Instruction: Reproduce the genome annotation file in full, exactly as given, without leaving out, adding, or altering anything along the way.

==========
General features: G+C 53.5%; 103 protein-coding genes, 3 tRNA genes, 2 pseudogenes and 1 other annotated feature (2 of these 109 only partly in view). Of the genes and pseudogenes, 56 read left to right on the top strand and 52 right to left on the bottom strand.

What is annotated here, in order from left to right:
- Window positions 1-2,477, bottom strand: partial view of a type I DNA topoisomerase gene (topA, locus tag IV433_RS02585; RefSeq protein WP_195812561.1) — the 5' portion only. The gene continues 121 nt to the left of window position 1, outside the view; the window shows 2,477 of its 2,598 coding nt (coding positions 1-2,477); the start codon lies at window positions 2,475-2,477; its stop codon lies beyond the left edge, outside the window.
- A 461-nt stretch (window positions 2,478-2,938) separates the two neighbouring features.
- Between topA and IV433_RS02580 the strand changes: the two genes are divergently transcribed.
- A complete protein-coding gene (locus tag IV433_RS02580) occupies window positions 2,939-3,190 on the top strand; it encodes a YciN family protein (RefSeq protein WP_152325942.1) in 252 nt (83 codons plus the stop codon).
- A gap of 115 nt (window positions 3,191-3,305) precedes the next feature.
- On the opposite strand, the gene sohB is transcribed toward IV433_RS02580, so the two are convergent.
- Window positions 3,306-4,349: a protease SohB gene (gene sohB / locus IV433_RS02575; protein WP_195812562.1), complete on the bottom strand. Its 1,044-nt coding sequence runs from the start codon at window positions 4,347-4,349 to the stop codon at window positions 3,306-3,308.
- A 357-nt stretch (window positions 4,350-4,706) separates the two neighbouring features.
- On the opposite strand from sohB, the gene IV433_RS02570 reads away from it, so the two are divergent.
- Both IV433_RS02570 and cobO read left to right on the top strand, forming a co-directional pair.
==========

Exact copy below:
General features: G+C 53.5%; 103 protein-coding genes, 3 tRNA genes, 2 pseudogenes and 1 other annotated feature (2 of these 109 only partly in view). Of the genes and pseudogenes, 56 read left to right on the top strand and 52 right to left on the bottom strand.

What is annotated here, in order from left to right:
- Window positions 1-2,477, bottom strand: partial view of a type I DNA topoisomerase gene (topA, locus tag IV433_RS02585; RefSeq protein WP_195812561.1) — the 5' portion only. The gene continues 121 nt to the left of window position 1, outside the view; the window shows 2,477 of its 2,598 coding nt (coding positions 1-2,477); the start codon lies at window positions 2,475-2,477; its stop codon lies beyond the left edge, outside the window.
- A 461-nt stretch (window positions 2,478-2,938) separates the two neighbouring features.
- Between topA and IV433_RS02580 the strand changes: the two genes are divergently transcribed.
- A complete protein-coding gene (locus tag IV433_RS02580) occupies window positions 2,939-3,190 on the top strand; it encodes a YciN family protein (RefSeq protein WP_152325942.1) in 252 nt (83 codons plus the stop codon).
- A gap of 115 nt (window positions 3,191-3,305) precedes the next feature.
- On the opposite strand, the gene sohB is transcribed toward IV433_RS02580, so the two are convergent.
- Window positions 3,306-4,349: a protease SohB gene (gene sohB / locus IV433_RS02575; protein WP_195812562.1), complete on the bottom strand. Its 1,044-nt coding sequence runs from the start codon at window positions 4,347-4,349 to the stop codon at window positions 3,306-3,308.
- A 357-nt stretch (window positions 4,350-4,706) separates the two neighbouring features.
- On the opposite strand from sohB, the gene IV433_RS02570 reads away from it, so the two are divergent.
- Both IV433_RS02570 and cobO read left to right on the top strand, forming a co-directional pair.